This happens in Schubert
Iowa, for example.
There is something incomplete that lingers,
And a pause --
And goes on -- and on.
Strand by strand,
The rope breaks.
The fingertips cannot remember
The last thing they touched.
The boat pulls away from the dock --
The old confusion
Between forgetting and loss.
Then a series of notes played more slowly,
Echoing -- remotely, precisely --
The previous phrase,
Almost a melody,
On the edge --
A very slow waterfall
In the interstices of the stars.
The Iowa Review
Volume 34, Number 3
Back to back poetry posts. This poem showed up in my inbox. Poetry Daily emails a weekly reminder of poems and also includes poems being retired from archive (poems are usually kept for a year). This is one of poems to be retired.
I have to admit I have been enjoying James Frey's excoriation by Oprah and her book club over his memoir-with-'truthiness'-issues book. I have little sympathy for Oprah as she defended this pile of dung on Larry King long after it started to stink. In the end it won't matter as Frey will still be very wealthy when it all blows over and will be dining out at trendy L.A bistros and cashing in on his new found notoriety for years. Maybe this saga of tainted success will lead to addiction problems, a further fall from grace, salvation, followed by another memoir with the subtitle 'This Time I Mean It! ', a triumphant return to the book club with a teary-eyed Oprah giving the poor embattled Frey a hug. Actually, she would have been better served selecting John Albert's Wrecking Crew for her book club. At least the web site Smoking Gun was able to scoop the print media and raise their status as journalists instead of merely as a repository for mug shots of the rich and famous and trial transcipts.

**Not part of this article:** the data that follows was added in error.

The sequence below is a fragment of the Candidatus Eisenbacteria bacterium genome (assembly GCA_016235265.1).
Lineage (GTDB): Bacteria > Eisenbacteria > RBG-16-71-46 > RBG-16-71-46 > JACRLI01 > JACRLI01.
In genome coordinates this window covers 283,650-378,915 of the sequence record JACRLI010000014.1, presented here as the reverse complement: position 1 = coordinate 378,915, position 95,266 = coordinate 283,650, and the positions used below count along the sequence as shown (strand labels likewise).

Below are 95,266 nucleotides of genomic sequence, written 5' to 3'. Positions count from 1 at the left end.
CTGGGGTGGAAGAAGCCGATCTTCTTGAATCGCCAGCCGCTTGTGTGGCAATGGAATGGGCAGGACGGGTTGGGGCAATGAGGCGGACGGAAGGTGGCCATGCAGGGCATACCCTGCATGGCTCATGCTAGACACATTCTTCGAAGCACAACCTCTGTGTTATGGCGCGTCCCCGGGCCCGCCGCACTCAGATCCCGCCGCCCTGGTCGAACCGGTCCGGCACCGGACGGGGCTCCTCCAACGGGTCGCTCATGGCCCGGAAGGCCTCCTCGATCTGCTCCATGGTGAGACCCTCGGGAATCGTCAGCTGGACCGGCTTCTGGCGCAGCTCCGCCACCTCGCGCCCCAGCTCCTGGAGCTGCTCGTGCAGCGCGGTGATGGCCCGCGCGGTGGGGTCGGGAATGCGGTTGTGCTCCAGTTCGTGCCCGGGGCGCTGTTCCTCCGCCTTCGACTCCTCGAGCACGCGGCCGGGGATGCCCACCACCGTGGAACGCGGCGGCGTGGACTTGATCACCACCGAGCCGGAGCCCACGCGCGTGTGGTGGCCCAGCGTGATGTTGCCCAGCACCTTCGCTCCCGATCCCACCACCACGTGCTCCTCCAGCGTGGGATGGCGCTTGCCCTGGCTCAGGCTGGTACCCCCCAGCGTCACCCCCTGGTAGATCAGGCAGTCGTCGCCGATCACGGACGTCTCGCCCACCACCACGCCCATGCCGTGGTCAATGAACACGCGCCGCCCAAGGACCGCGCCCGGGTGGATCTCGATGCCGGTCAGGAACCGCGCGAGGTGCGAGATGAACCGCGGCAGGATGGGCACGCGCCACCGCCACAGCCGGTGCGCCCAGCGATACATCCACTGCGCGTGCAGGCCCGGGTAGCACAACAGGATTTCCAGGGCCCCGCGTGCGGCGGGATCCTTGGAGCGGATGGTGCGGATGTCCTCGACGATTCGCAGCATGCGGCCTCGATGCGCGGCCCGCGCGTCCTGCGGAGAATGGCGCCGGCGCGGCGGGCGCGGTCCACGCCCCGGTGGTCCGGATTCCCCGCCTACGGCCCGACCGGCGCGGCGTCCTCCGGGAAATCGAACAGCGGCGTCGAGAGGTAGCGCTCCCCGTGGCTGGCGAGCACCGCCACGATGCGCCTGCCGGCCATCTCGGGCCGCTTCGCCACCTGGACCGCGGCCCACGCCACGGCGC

Not wanting to give up on the genre I just started reading a memoir that was well reviewed and a few friends have recommended as worth reading despite its appearing on several year end 'Best of' lists. A Tender Bar by J.R. Moehringer, is a coming of age tale centered around a bar in Manhasset, Long Island (also the model for F. Scott Fitzgerald's East Egg). I just started it so can't really comment except to say I like the writing so far and excerpts like the one below leave me wanting to leave work early in order for me to get back to reading it...
"Seated around the lopsided dining room table, we'd all talk at once, trying to distract ourselves from the food. Grandma couldn't cook, and Grandpa gave her almost no money for groceries, so what came out of the kitchen in chipped serving bowls was both toxic and comical. To make what she called 'spaghetti and meatballs,' Grandma would boil a box of pasta until it was glue, saturate it with Campbell's cream of tomato soup, then top it with chunks of raw hot dog. Salt and pepper to taste. What actually brought on the indigestion, though, was Grandpa. A loner, a misanthrope, a curmudgeon with a stutter, he found himself each night at the head of a table with twelve uninvited guests, counting the dog. A Shanty Irish reenactment of the Last Supper. As he looked us up and down we could hear him thinking, Each of you has betrayed me tonight. To his credit, Grandpa never turned anyone away. But he never made us feel welcome either, and he often wished aloud that we'd all just 'clear the hell out.'